The Affordable Care Act’s upcoming open enrollment period is going to look very different this year. It will be the first since 2016 that the official in charge is actively supporting efforts to get people coverage under the landmark law, rather than trying to undermine it.
Centers for Medicare and Medicaid Services administrator Chiquita Brooks-LaSure is planning to leverage temporary subsidy enhancements provided by Democrats in Congress and $1 billion in unspent insurer user fees to carry out more of the mission of the Affordable Care Act, which she helped guide through passage and implementation in her prior government roles.
Under her watch, the agency is quadrupling the number of navigators available to help consumers sign up for policies on the federal exchange, healthcare.gov, as well as for Medicaid and the Children’s Health Insurance Program, or CHIP. It is crafting a more robust outreach campaign – partnering closely with community organizations that work with underserved groups – to inform consumers of the beefed-up subsidies.
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CMS also plans to extend the open enrollment period by another 30 days to mid-January, rather than ending it on December 15 as the Trump administration had ordered. And the agency wants to create a special monthly enrollment period to allow low-income consumers to sign up for coverage.
“Now we have just this incredible opportunity to continue to expand on coverage and really focus additionally on health equity,” Brooks-LaSure told CNN, noting that the agency didn’t have as much funding for Affordable Care Act efforts during the Obama administration. “Covid-19 has given us such an opportunity because people are now recognizing the disparities at such a different level.”
The approach stands in sharp contrast to the agency’s operations under the Trump administration, which limited the open enrollment period, slashed marketing efforts and shrunk funding for navigators.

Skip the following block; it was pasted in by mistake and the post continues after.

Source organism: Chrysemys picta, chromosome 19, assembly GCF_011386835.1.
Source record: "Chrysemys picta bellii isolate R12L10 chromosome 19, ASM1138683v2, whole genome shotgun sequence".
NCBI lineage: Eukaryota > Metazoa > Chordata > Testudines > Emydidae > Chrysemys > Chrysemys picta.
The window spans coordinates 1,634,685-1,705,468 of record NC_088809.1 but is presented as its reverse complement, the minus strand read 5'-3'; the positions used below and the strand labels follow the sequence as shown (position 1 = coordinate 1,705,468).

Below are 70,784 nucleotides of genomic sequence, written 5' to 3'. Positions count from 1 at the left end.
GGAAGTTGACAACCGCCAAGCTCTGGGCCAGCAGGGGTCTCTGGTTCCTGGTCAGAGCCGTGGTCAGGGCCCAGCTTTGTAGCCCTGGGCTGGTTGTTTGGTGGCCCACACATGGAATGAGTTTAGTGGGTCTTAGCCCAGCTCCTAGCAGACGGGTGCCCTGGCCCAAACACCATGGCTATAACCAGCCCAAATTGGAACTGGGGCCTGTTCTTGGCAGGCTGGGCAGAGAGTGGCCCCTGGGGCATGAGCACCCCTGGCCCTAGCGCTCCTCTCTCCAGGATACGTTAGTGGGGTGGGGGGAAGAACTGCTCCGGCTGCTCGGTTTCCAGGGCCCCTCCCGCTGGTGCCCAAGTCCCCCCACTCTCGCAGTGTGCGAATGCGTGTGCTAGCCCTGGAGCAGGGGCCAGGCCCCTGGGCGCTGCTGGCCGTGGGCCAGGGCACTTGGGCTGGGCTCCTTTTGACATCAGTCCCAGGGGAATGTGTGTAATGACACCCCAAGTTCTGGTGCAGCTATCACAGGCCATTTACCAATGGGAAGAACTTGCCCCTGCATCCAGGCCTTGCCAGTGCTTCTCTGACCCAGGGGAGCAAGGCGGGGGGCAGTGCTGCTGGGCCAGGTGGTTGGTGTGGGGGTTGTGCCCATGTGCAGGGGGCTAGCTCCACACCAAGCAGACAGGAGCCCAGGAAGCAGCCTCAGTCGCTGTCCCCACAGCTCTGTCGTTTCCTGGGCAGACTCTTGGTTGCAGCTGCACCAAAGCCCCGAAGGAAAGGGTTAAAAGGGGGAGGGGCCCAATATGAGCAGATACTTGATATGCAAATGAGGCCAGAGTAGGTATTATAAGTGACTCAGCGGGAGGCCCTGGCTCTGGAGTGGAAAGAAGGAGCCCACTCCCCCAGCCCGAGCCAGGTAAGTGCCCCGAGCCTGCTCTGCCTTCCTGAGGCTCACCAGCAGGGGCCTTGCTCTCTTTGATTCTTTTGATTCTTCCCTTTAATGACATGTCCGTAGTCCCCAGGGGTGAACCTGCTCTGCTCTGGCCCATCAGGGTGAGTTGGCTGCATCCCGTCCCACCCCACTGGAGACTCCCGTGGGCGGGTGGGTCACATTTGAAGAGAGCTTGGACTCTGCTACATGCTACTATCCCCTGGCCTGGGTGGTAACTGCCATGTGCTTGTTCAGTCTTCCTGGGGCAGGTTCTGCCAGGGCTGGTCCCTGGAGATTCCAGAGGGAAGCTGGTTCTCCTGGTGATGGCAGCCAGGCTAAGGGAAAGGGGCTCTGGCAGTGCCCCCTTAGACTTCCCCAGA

Red state resistance
Brooks-LaSure, nevertheless, faces challenges. While more than 2.6 million people signed up for 2021 coverage on the federal exchange during this year’s special enrollment period, millions more Americans continue to go without insurance – despite the more generous subsides that cap premiums at 8.5% of enrollees’ income and that are available to more people for this year and next.
Also, none of the 12 states that have yet to expand Medicaid – all led by Republicans – has accepted the enhanced federal funding that Congress is offering them to broaden coverage to their low-income adults. About 4 million uninsured Americans would be newly eligible for Medicaid if these states were to expand.
Brooks-LaSure says she remains hopeful, however.
“Even though we haven’t publicly seen a state affirmatively do so that doesn’t mean that states aren’t thinking about it,” she said.
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And while a record 80.5 million Americans today have health coverage through Medicaid or CHIP, that’s largely because states have had to keep people enrolled during the coronavirus pandemic under an early congressional coronavirus relief package.
Once the public health emergency is lifted, it will be up to Brooks-LaSure’s agency to oversee states’ transition back to pre-pandemic enrollment and coverage renewal policies, which could significantly shrink the number of people insured under the programs.
CMS last month said states would have a year, instead of six months, from the conclusion of the emergency period to remove ineligible enrollees. Brooks-LaSure also wants to make sure those who qualify for Affordable Care Act’s generous subsidies get shifted to those policies.
Brooks-LaSure, who served as managing director at professional services firm Manatt, Phelps & Phillips prior to rejoining CMS, could also soon have her hands full with new programs to administer.
Democrats in Congress are currently crafting a $3.5 trillion budget reconciliation bill that may extend the duration of the enhanced Obamacare subsidies, broaden Medicare benefits to include dental, vision and hearing coverage and possibly create a federal Medicaid expansion program to cover residents in the 12 holdout states.
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But the administrator isn’t tipping her hand on what she’d prefer lawmakers do.
“We stand ready to implement whatever Congress passes,” she said. “All of my advice is about making sure it’s something we can implement well, and it’s the role of Congress to decide exactly what that looks like.”